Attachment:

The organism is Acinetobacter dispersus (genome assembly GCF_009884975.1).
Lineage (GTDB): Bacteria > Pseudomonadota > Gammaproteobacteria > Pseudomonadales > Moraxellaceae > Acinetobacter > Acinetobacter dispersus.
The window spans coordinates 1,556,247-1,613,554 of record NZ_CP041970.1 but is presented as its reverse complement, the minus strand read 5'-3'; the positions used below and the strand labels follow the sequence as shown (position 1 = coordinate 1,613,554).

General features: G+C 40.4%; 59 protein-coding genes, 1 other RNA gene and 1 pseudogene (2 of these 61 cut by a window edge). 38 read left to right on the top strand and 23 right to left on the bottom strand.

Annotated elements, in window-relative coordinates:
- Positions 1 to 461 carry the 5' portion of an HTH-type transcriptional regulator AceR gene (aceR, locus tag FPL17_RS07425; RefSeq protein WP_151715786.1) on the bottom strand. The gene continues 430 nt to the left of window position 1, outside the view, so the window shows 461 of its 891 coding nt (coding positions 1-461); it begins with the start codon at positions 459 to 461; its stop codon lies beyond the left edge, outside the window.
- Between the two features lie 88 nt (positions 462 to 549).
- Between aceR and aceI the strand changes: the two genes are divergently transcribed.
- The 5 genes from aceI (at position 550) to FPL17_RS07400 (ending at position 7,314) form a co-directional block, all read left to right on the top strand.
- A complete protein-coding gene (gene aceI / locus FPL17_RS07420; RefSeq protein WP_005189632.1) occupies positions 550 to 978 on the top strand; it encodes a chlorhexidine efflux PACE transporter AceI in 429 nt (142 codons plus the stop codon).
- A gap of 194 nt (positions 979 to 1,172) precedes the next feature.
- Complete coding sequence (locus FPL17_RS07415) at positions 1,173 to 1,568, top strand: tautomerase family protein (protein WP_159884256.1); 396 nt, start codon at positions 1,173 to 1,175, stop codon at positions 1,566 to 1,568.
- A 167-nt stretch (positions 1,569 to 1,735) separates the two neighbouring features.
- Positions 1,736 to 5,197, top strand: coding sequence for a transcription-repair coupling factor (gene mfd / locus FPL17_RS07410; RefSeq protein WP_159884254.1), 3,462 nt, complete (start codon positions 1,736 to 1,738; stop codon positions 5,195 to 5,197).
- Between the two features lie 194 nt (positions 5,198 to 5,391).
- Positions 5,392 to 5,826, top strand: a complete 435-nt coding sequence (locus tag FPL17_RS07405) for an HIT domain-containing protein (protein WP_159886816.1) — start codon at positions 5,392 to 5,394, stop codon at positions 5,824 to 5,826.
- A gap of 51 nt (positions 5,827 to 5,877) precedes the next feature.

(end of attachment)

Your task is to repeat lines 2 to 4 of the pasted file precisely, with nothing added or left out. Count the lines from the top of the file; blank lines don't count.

Lineage (GTDB): Bacteria > Pseudomonadota > Gammaproteobacteria > Pseudomonadales > Moraxellaceae > Acinetobacter > Acinetobacter dispersus.
The window spans coordinates 1,556,247-1,613,554 of record NZ_CP041970.1 but is presented as its reverse complement, the minus strand read 5'-3'; the positions used below and the strand labels follow the sequence as shown (position 1 = coordinate 1,613,554).

General features: G+C 40.4%; 59 protein-coding genes, 1 other RNA gene and 1 pseudogene (2 of these 61 cut by a window edge). 38 read left to right on the top strand and 23 right to left on the bottom strand.